“A life of faith without love is like sunlight without warmth – the kind of light that occurs in winter, when nothing grows and everything droops and dies.” Arcana Coelestia 34(2)
In winter we have light, sometimes glorious sparkling light, and even some heat from the sun - snow melts even in very cold air temperatures when the sun’s angle is right. But all plant life dies or at least is at stasis. Things don’t grow.

And yet, it strikes me powerfully (as I stare at the floors of my house) how handy it is to have everything frozen up solid, compared to the mud of kinder weather!

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Meditate | Shoveling

Meditate is a monthly column in which insights gained from meditating on the Word are shared. We welcome your insights, too, in the form of comments or even your own article. Contact us if you'd like to write a submission for this column. -Editor

"Behold, the wicked brings forth iniquity;
Yes, he conceives trouble and brings forth falsehood.
He made a pit and dug it out,
And has fallen into the ditch which he made" (Psalms 7:14-15).

"The Lord witnessed the outer self at its most beautiful, when united with the inner self. He also witnessed what it is like when not united to the inner self (verses 10, 11, 12, 13 [quoted as follows])" (Secrets of Heaven 1538).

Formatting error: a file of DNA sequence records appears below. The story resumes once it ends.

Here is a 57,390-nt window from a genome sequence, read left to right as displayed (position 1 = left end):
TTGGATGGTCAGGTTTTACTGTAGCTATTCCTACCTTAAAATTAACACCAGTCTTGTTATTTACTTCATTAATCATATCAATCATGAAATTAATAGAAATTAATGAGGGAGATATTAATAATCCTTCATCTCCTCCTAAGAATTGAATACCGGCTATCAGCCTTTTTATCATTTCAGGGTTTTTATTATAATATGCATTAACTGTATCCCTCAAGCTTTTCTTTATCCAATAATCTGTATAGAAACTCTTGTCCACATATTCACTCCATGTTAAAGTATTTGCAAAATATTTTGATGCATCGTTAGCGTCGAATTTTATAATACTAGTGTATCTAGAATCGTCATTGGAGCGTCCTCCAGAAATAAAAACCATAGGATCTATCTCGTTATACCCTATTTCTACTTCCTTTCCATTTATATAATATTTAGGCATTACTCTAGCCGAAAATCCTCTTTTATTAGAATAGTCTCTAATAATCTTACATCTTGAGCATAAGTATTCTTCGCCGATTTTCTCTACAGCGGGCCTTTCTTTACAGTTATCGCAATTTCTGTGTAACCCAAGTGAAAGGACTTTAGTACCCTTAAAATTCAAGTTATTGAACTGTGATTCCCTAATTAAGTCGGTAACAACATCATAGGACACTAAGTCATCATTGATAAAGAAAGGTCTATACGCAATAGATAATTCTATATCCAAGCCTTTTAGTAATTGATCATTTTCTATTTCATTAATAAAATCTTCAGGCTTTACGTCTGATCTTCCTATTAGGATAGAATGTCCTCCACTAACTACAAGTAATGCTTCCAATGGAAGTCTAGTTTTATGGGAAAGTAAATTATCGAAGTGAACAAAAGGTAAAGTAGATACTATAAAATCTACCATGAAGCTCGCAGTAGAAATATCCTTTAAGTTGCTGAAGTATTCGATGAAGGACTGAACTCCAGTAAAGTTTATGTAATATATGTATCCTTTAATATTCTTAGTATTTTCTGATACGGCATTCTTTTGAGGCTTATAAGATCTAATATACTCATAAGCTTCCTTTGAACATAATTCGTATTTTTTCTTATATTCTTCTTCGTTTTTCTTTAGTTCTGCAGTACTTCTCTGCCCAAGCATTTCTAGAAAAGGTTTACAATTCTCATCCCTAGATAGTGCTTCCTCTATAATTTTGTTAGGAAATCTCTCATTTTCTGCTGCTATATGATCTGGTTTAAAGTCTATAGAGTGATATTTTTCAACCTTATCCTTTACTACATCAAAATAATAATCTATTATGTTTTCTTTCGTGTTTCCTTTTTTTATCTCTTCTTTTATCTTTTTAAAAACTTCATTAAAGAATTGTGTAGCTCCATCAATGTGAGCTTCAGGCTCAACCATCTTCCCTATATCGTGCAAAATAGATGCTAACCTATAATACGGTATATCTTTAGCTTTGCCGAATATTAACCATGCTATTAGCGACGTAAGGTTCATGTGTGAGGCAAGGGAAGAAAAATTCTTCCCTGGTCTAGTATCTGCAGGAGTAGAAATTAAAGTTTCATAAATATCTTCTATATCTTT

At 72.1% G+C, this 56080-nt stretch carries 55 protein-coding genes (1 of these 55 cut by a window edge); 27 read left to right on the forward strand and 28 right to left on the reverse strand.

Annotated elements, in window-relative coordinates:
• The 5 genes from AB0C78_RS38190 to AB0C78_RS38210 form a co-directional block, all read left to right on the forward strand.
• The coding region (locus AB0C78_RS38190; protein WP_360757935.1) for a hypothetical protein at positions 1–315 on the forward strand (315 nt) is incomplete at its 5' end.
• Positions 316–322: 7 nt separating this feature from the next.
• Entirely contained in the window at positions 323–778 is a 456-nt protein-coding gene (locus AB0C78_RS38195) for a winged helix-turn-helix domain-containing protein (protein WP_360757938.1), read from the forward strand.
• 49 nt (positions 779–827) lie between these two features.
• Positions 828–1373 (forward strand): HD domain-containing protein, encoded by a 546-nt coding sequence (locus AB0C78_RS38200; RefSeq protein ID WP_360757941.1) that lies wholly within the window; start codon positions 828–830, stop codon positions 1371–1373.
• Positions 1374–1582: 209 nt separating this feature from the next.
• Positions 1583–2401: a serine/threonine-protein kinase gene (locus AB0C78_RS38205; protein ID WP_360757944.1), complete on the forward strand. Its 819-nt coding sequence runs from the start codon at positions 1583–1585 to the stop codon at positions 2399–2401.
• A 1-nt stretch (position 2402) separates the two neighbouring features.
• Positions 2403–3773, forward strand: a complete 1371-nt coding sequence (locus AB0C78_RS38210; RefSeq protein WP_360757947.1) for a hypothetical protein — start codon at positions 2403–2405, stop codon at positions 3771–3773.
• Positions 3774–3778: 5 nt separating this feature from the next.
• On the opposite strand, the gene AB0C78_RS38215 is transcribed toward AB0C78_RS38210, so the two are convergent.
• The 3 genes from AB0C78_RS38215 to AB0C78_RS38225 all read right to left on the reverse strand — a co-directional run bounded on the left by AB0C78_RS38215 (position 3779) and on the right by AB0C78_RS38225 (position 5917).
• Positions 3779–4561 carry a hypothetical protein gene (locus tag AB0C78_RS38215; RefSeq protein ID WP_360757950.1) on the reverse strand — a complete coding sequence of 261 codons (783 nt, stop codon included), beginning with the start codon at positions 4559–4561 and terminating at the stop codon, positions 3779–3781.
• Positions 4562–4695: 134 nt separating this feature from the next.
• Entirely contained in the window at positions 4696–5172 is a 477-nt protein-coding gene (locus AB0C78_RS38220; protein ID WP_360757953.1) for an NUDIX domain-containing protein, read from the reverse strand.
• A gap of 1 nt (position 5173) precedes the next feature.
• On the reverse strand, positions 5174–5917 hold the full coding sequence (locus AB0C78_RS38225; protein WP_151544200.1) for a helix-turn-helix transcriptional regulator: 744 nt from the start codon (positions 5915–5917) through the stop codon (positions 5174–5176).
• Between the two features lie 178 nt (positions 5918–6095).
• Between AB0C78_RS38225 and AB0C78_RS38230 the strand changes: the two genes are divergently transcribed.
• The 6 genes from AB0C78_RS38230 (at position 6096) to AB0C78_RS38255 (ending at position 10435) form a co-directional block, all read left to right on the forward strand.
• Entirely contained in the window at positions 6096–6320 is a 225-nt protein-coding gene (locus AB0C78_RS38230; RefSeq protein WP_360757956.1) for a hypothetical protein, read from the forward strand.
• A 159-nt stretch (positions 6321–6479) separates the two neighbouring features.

"And Lot raised his eyes and saw the whole plain of the Jordan, that it was well watered (before Jehovah had destroyed Sodom and Gomorrah), like the garden of Jehovah, like the land of Egypt as you come to Zoar.
And Lot chose for himself all the plain of the Jordan; and Lot set out from the east, and they separated, a man from his brother.
Abram lived in the land of Canaan, and Lot lived in the cities of the plain and pitched his tent as far as Sodom.
And the men of Sodom were very evil and sinful against Jehovah" (Genesis 13:10-13).

Lately I’ve had ample opportunity to witness what my outer self is like when not united to the inner self. It’s painful to witness the outer self chugging along in all its falsity and compulsion. What’s worse though is the stretch of time when I’m falling for it,

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Repentance: Incomparable Process of Life Change and Spiritual Transformation

This week Mark introduces the Begin A New Life program - a process using the steps of repentance as a means of self examination. He offers personal testimony as to the amazing, deep, and life changing process that is repentance. -Editor